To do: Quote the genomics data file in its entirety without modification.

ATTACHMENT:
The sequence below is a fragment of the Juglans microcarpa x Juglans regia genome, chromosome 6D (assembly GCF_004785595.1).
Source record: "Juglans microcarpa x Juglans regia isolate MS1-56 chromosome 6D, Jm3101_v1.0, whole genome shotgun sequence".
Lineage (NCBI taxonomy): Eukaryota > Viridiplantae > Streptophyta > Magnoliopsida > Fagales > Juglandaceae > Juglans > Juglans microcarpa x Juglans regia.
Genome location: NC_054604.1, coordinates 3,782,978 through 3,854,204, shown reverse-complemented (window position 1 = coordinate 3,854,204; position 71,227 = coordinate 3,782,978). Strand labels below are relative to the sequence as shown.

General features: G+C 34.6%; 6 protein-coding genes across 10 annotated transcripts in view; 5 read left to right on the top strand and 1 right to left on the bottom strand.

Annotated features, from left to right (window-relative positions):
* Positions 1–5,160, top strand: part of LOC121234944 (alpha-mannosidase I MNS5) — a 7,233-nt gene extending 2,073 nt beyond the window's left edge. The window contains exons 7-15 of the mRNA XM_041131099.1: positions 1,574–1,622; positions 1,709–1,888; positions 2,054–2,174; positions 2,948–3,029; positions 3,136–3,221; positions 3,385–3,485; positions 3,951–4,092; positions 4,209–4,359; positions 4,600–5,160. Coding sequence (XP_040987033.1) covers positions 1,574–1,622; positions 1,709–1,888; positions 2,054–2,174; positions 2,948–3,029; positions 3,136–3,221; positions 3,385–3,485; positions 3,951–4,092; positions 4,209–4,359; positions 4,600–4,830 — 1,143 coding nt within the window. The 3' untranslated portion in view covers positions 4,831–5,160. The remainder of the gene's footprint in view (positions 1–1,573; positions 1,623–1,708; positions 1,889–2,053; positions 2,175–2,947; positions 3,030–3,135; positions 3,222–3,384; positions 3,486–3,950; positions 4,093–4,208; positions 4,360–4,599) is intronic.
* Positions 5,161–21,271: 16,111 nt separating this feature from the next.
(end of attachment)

The sequence below is a fragment of the Juglans microcarpa x Juglans regia genome, chromosome 6D (assembly GCF_004785595.1).
Source record: "Juglans microcarpa x Juglans regia isolate MS1-56 chromosome 6D, Jm3101_v1.0, whole genome shotgun sequence".
Lineage (NCBI taxonomy): Eukaryota > Viridiplantae > Streptophyta > Magnoliopsida > Fagales > Juglandaceae > Juglans > Juglans microcarpa x Juglans regia.
Genome location: NC_054604.1, coordinates 3,782,978 through 3,854,204, shown reverse-complemented (window position 1 = coordinate 3,854,204; position 71,227 = coordinate 3,782,978). Strand labels below are relative to the sequence as shown.

General features: G+C 34.6%; 6 protein-coding genes across 10 annotated transcripts in view; 5 read left to right on the top strand and 1 right to left on the bottom strand.

Annotated features, from left to right (window-relative positions):
* Positions 1–5,160, top strand: part of LOC121234944 (alpha-mannosidase I MNS5) — a 7,233-nt gene extending 2,073 nt beyond the window's left edge. The window contains exons 7-15 of the mRNA XM_041131099.1: positions 1,574–1,622; positions 1,709–1,888; positions 2,054–2,174; positions 2,948–3,029; positions 3,136–3,221; positions 3,385–3,485; positions 3,951–4,092; positions 4,209–4,359; positions 4,600–5,160. Coding sequence (XP_040987033.1) covers positions 1,574–1,622; positions 1,709–1,888; positions 2,054–2,174; positions 2,948–3,029; positions 3,136–3,221; positions 3,385–3,485; positions 3,951–4,092; positions 4,209–4,359; positions 4,600–4,830 — 1,143 coding nt within the window. The 3' untranslated portion in view covers positions 4,831–5,160. The remainder of the gene's footprint in view (positions 1–1,573; positions 1,623–1,708; positions 1,889–2,053; positions 2,175–2,947; positions 3,030–3,135; positions 3,222–3,384; positions 3,486–3,950; positions 4,093–4,208; positions 4,360–4,599) is intronic.
* Positions 5,161–21,271: 16,111 nt separating this feature from the next.